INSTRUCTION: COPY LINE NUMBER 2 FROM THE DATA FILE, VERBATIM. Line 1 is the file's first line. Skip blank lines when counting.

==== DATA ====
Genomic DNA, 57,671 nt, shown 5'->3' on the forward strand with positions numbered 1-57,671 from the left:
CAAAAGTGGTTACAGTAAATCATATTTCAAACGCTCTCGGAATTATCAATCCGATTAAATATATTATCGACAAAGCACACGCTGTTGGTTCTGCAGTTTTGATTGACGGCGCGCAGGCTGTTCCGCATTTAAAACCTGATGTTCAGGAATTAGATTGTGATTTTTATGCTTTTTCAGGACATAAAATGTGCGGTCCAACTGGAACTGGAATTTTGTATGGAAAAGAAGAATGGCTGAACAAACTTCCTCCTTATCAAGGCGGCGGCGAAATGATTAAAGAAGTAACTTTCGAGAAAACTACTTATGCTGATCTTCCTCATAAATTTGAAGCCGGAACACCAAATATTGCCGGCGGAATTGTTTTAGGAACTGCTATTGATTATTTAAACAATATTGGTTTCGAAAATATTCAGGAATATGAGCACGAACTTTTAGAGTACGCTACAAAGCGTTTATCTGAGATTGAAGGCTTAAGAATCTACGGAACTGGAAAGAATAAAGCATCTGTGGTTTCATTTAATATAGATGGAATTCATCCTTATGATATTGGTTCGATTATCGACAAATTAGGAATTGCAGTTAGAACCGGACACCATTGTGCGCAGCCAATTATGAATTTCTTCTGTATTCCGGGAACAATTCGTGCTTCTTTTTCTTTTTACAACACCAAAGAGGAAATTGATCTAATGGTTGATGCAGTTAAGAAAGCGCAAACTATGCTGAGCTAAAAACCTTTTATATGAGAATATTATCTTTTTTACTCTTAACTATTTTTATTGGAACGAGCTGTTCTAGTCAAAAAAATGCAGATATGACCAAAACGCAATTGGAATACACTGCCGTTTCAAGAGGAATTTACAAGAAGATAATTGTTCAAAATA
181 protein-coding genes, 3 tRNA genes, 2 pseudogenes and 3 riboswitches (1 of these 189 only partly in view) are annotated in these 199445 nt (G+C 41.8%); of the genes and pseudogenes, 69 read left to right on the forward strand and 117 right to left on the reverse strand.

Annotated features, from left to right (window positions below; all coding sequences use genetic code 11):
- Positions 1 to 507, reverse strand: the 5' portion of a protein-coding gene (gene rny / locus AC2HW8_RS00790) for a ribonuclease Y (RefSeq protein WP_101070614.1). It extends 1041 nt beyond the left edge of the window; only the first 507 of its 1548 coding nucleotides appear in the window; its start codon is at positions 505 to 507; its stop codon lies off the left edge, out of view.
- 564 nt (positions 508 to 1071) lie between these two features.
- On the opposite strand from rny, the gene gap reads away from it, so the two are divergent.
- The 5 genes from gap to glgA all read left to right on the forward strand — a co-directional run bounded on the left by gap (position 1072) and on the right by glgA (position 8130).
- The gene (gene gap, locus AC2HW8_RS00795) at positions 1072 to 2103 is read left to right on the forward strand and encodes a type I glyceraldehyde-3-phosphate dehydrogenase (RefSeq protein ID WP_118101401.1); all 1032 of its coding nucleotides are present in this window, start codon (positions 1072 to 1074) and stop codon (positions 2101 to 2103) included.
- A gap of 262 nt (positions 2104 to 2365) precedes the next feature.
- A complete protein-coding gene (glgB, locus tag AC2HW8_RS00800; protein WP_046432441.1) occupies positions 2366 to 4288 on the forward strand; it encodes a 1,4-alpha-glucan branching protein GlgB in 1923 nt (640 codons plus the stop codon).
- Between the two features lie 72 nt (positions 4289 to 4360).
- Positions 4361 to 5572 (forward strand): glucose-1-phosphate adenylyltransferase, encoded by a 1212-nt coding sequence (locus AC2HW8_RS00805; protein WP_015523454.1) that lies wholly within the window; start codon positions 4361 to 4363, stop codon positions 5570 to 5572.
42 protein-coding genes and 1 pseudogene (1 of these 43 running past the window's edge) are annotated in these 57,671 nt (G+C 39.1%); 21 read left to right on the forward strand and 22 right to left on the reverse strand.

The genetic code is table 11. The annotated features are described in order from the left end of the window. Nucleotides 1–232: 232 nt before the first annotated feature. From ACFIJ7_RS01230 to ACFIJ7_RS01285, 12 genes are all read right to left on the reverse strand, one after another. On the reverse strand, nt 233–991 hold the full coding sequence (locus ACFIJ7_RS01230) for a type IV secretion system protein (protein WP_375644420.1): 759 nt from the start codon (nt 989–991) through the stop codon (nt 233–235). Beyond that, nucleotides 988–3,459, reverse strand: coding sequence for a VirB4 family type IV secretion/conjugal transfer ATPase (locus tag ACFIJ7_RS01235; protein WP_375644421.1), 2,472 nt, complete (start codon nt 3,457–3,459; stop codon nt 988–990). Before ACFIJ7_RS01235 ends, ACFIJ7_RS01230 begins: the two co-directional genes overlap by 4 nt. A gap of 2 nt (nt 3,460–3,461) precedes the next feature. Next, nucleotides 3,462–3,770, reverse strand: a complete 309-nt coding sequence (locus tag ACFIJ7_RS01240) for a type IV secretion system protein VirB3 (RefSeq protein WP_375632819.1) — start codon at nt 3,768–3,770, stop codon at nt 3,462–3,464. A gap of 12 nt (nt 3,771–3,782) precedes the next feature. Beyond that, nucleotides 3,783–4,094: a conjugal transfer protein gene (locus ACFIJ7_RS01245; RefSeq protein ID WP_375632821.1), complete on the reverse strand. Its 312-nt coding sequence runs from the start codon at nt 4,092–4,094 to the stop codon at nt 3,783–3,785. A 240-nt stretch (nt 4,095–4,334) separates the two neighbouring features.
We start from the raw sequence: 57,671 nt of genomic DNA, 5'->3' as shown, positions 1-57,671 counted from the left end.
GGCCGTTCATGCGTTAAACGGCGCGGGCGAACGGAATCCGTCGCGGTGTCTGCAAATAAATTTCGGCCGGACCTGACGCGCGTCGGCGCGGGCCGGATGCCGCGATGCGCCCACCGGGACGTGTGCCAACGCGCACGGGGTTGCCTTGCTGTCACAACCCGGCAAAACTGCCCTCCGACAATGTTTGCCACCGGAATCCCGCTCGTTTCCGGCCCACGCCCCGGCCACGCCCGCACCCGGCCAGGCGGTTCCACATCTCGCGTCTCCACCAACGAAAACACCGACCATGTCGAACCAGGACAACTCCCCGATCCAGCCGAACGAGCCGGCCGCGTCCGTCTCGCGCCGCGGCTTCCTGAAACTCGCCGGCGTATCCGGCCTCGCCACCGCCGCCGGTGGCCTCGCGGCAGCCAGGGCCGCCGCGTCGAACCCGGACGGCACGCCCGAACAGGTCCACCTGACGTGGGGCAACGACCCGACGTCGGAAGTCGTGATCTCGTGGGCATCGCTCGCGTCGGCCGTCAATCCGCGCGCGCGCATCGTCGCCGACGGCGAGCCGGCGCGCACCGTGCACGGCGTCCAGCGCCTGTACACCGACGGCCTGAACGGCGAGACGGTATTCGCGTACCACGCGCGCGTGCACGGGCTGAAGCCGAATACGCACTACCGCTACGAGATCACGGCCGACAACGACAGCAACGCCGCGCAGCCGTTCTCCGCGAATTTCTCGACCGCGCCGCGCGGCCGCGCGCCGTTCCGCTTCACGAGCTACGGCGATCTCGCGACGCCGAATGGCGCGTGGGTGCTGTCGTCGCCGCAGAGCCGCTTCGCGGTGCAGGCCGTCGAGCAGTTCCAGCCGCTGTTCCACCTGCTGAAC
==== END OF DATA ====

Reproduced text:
CAAAAGTGGTTACAGTAAATCATATTTCAAACGCTCTCGGAATTATCAATCCGATTAAATATATTATCGACAAAGCACACGCTGTTGGTTCTGCAGTTTTGATTGACGGCGCGCAGGCTGTTCCGCATTTAAAACCTGATGTTCAGGAATTAGATTGTGATTTTTATGCTTTTTCAGGACATAAAATGTGCGGTCCAACTGGAACTGGAATTTTGTATGGAAAAGAAGAATGGCTGAACAAACTTCCTCCTTATCAAGGCGGCGGCGAAATGATTAAAGAAGTAACTTTCGAGAAAACTACTTATGCTGATCTTCCTCATAAATTTGAAGCCGGAACACCAAATATTGCCGGCGGAATTGTTTTAGGAACTGCTATTGATTATTTAAACAATATTGGTTTCGAAAATATTCAGGAATATGAGCACGAACTTTTAGAGTACGCTACAAAGCGTTTATCTGAGATTGAAGGCTTAAGAATCTACGGAACTGGAAAGAATAAAGCATCTGTGGTTTCATTTAATATAGATGGAATTCATCCTTATGATATTGGTTCGATTATCGACAAATTAGGAATTGCAGTTAGAACCGGACACCATTGTGCGCAGCCAATTATGAATTTCTTCTGTATTCCGGGAACAATTCGTGCTTCTTTTTCTTTTTACAACACCAAAGAGGAAATTGATCTAATGGTTGATGCAGTTAAGAAAGCGCAAACTATGCTGAGCTAAAAACCTTTTATATGAGAATATTATCTTTTTTACTCTTAACTATTTTTATTGGAACGAGCTGTTCTAGTCAAAAAAATGCAGATATGACCAAAACGCAATTGGAATACACTGCCGTTTCAAGAGGAATTTACAAGAAGATAATTGTTCAAAATA